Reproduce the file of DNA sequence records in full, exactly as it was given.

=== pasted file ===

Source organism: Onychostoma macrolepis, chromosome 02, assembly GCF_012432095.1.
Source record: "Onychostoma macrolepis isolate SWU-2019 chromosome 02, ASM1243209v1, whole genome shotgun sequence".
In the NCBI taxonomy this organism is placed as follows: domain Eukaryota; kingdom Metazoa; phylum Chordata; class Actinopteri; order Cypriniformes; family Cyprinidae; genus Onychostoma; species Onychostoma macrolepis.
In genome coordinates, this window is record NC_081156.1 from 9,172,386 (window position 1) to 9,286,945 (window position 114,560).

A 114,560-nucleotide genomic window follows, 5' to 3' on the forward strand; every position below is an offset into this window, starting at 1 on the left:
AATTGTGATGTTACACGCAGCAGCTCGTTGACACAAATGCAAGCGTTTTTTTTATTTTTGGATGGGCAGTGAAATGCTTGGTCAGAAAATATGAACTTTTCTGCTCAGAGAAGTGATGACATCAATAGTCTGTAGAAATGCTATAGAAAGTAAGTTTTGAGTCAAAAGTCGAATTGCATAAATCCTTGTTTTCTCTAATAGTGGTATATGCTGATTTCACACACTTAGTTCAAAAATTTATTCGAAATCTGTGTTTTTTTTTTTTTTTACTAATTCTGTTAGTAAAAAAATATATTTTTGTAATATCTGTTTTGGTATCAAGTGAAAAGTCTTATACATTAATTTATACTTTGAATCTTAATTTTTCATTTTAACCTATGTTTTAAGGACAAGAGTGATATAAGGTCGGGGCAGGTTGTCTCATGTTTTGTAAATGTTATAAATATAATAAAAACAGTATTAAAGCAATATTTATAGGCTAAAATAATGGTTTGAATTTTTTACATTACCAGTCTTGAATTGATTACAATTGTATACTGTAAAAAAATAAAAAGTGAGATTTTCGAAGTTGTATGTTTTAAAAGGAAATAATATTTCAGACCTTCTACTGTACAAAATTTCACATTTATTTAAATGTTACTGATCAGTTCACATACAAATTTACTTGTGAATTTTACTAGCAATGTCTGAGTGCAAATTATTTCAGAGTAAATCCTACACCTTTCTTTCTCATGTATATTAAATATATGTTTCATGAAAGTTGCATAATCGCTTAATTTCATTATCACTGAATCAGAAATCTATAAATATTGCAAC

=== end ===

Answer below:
Source organism: Onychostoma macrolepis, chromosome 02, assembly GCF_012432095.1.
Source record: "Onychostoma macrolepis isolate SWU-2019 chromosome 02, ASM1243209v1, whole genome shotgun sequence".
In the NCBI taxonomy this organism is placed as follows: domain Eukaryota; kingdom Metazoa; phylum Chordata; class Actinopteri; order Cypriniformes; family Cyprinidae; genus Onychostoma; species Onychostoma macrolepis.
In genome coordinates, this window is record NC_081156.1 from 9,172,386 (window position 1) to 9,286,945 (window position 114,560).

A 114,560-nucleotide genomic window follows, 5' to 3' on the forward strand; every position below is an offset into this window, starting at 1 on the left:
AATTGTGATGTTACACGCAGCAGCTCGTTGACACAAATGCAAGCGTTTTTTTTATTTTTGGATGGGCAGTGAAATGCTTGGTCAGAAAATATGAACTTTTCTGCTCAGAGAAGTGATGACATCAATAGTCTGTAGAAATGCTATAGAAAGTAAGTTTTGAGTCAAAAGTCGAATTGCATAAATCCTTGTTTTCTCTAATAGTGGTATATGCTGATTTCACACACTTAGTTCAAAAATTTATTCGAAATCTGTGTTTTTTTTTTTTTTTACTAATTCTGTTAGTAAAAAAATATATTTTTGTAATATCTGTTTTGGTATCAAGTGAAAAGTCTTATACATTAATTTATACTTTGAATCTTAATTTTTCATTTTAACCTATGTTTTAAGGACAAGAGTGATATAAGGTCGGGGCAGGTTGTCTCATGTTTTGTAAATGTTATAAATATAATAAAAACAGTATTAAAGCAATATTTATAGGCTAAAATAATGGTTTGAATTTTTTACATTACCAGTCTTGAATTGATTACAATTGTATACTGTAAAAAAATAAAAAGTGAGATTTTCGAAGTTGTATGTTTTAAAAGGAAATAATATTTCAGACCTTCTACTGTACAAAATTTCACATTTATTTAAATGTTACTGATCAGTTCACATACAAATTTACTTGTGAATTTTACTAGCAATGTCTGAGTGCAAATTATTTCAGAGTAAATCCTACACCTTTCTTTCTCATGTATATTAAATATATGTTTCATGAAAGTTGCATAATCGCTTAATTTCATTATCACTGAATCAGAAATCTATAAATATTGCAAC